In recognition of National Fire Prevention Week wrapping up, my team decided to tackle the theme of environmental sustainability with a project dealing with

What is ignis?

Latin for 'fire', ignis is a platform to prepare communities for wildfires to reduce the damage and impact of these natural disasters. As a team from California, one of the states that historically suffers the most from wildfires every Autumn, we have seen firsthand the havoc that wildfires can wreck, on both rural and urban communities alike. In fact, wildfires accounted for over $11.2 billion in damage across the United States(1).

Here's How It Works

For our project, we utilized an interactive map interface to provide visualizations of curated wildfire information that we generated for each county in the United States. Fetching from our back-end and external APIs, we are able to display live and historical statistics of relevant weather information along with future machine-learning based predictions and tips to prepare communities in advance.

How we built ingis

ignis was built by a mix of experienced hackers and first-time hackers in UI/UX design and full stack developer roles. It was built using a modern full-stack of cutting edge real industry technologies.

UI/UX Design

User Personas

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Component Library

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Design System

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Lo-Fi Prototypes

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Hi-Fi Prototypes

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TechFlow Our tech flow.

Frontend and Challenges

The frontend was built in React with Next.js to offer faster loading times and enrich user interactions along with TypeScript to develop a maintainable and structured codebase. The map was built with Mapbox, with various datasets overlayn on top of it. We also used Sass, HTML and CSS with Material UI to style and display the components of the frontend. The landing page was built using a parallax effect, by a team member who had never touched React, Next.js or Sass before.

Landing Page

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Our map views.

The biggest challenge we faced was getting the various parts of the map to work together. At first, we used Typescript and Next.js to work with a modern front-end stack, not realizing that this wasn't supported by many of the libraries we were relying on. As the library lacked types and contained breaking changes in the latest major version, it was impossible for us to display it. We solved this issue by removing TypeScript and returning to JavaScript, along with downgrading many of the libraries to balance the dependency chain. As we still wanted to use TypeScript, we ended up using a mix of these two elements in our codebase, in order to write better quality and more maintainable code! Getting the different layers to work together and display on top of one another was also tricky, especially as we had to balance multiple fill and boundary overlays of county data and hover highlighting. Then, we had to make sure only the proper hovered county was highlighted, a task we completed with the use of the proper filter. Finally, we were able to customize a popup card with real streamed API data about the relevant county to render instantly in real-time to give the user an engaging experience.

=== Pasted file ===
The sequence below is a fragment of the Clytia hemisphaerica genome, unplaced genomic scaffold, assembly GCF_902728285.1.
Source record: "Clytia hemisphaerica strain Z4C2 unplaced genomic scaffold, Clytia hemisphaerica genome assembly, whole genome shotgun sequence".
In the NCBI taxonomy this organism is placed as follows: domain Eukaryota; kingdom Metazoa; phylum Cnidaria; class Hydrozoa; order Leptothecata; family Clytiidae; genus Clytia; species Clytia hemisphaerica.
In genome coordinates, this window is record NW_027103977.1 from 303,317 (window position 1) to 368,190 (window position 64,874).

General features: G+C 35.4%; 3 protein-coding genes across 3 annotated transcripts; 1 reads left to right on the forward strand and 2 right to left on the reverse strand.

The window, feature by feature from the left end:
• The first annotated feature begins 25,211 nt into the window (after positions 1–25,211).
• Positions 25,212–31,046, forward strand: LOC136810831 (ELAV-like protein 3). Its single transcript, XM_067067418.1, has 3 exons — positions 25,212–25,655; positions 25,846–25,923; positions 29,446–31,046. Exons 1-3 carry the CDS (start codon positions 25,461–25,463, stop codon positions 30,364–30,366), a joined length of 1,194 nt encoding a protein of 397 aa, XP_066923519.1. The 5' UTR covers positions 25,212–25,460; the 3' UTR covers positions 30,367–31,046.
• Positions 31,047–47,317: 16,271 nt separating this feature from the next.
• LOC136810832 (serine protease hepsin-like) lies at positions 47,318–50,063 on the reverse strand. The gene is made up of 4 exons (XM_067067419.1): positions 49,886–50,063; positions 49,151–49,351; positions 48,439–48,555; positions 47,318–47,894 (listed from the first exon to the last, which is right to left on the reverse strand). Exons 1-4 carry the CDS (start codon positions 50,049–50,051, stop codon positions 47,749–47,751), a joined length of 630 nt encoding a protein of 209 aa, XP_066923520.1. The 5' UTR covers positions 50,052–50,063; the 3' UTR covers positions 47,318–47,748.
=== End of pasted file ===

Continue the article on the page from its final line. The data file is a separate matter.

Tech Stack Our tech stack

Backend and Challenges

Through our backend API and serverless edge functions, we utilized many external APIs from multiple software platforms to collect the data we needed for our application into simple and unified API routes that handle complex logic with API token authorization and parameters and mapping inconsistent formats to a streamlined geoJSON structure for our Mapbox overlays.


Our most memorable accomplishments

In just a short two day hackathon, we were able to showcase the following features into our project.

  • An immersive landing page experience
  • Informative and captivating statistics
  • Interactive map visualizations of the entire globe
  • State and country highlightable selection
  • Live data on population, air quality index, acreage, and predicted fire risk.
  • Live location tracking of fires in given regions.

Lessons and Growth

This hackathon was a great experience to use dozens of cutting-edge technologies on a powerful product and collaborate as a team in person!

For our two first-time hackers, they both worked on an incredible project for their portfolio while learning about the enthusiasm and hacking spirit. They had a chance to fully immerse themselves on this project, working tirelessly during the two days to achieve something truly special.

For our experienced hackers, they had a chance to provide mentorship to others who are just entering the field and work together to each contribute their unique skillset. They continuously challenge themselves to step out of their comfort zone with new technologies while writing high quality code to structure large-scale projects that have a real impact.

What's next for ignis?

While we were ideating this project, we thought of countless ways to make this application more powerful for the users it served and continuously wanted to get more out of the project. Some of our future goals include

  • Predictive calendars displaying wildfire data years into the future based on historical temperature and wildfire data along with recent trends on climate change.
  • Heatmap overlays with timeline scrollbars to view temperatures across the globe during different times of the year.
  • 3d visualizations of affected areas by wildfire including wind conditions.

Built With

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